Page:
General Motors global chief marketing officer Joel Ewanick has been refreshingly honest about his review of GM’s massive $5 billion global advertising business, now entering its fifth (!) month without a decision: He’s bogged down in a swamp.He told Ad Age:
It takes a while to sort through all the data — and there’s a lot of data,” he said. “We have 40-odd media agencies, 50-odd creative agencies; that’s a lot to sort though. We’re getting very close. We need a couple of extra weeks. …We hoped to have it wrapped up before Christmas, we couldn’t do it.”
“No one out there knows anything. They think they do. But it can change tomorrow. I went to bed last night, and changed my mind.”
His candor should be applauded. Most clients hate talking about the fascinating process of picking new ad agencies — a tense, drama-filled process in which adland’s finest compete in new business shootouts to win (sometimes massive) accounts like GM’s.
The review is intended to consolidate creative and media buying duties at a handful of massive international agencies for dozens of countries and brands such as Chevrolet, the Cruze, and Cadillac. About $3.4 billion of the adspend is in the U.S. The total account is worth at least $4.26 billion in ad placements (GM spent $5.1 billion on ads and sales promotions in 2010.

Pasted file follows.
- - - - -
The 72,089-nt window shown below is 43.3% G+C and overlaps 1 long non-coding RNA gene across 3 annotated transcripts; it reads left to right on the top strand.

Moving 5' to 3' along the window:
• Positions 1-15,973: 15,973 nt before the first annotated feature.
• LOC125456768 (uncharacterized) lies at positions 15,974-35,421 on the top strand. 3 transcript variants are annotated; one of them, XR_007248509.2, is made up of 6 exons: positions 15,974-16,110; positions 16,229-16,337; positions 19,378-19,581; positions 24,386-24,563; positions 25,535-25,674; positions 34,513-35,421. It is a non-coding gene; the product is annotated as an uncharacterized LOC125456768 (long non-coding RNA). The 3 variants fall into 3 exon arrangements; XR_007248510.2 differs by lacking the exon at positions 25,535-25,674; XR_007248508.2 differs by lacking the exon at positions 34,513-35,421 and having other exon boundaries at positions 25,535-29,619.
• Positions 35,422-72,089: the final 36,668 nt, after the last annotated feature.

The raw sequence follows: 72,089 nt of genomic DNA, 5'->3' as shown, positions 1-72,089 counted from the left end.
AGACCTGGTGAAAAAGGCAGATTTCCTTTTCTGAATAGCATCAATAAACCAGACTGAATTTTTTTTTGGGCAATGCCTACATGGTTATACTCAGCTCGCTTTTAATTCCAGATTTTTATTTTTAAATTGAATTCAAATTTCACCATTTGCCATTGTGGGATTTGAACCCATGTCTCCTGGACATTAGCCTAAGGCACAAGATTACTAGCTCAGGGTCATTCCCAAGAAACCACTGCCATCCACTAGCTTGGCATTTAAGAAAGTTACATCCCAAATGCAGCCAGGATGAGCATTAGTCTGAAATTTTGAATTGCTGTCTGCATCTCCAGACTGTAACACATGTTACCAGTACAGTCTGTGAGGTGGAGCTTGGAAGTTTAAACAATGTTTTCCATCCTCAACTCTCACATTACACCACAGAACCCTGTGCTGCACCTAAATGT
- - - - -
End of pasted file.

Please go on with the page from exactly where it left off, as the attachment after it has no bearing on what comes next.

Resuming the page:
The problem is that GM’s management is sclerotic. Sorting through 90-odd agency pitches would be a monster task on its own. Ewanick must also get buy-in from the following constituents at GM, who all have their own, sometimes conflicting, agendas:
- Senior leadership from international marketing and sales groups.
- Ad agency search consultant R3:JLB.
- GM’s legal staff.
- GM’s purchasing/procurement staff.
That’s a lot of meetings! No wonder the review, started in August, ain’t done yet.
The review will include Interpublic’s McCann (for Chevy in India, Latin America and Canada), and Publicis agencies Leo Burnett and Fallon (for GMC Trucks and Cadillac). One agency that is doubtless watching the circus with amusement is Omnicom’s Goodby, Silverstein & Partners, the lead creative shop for Chevy in the U.S. Here’s why Goodby is unlikely to lose any of its business on the Chevy brand:
GM’s marketing boss, Mr. Ewanick, is good friends with [founder Jeff] Goodby, and as soon as he moved to GM from his previous marketing post at Hyundai, he brought aboard the Omnicom shop.
Goodby produces some of the most interesting advertising in the world (its clients have included the NBA, Nintendo and the “Got Milk?” campaign). Given that record, and that the client and the agency’s boss are BFFs, the other agencies must be wondering how good their chances are against the shop.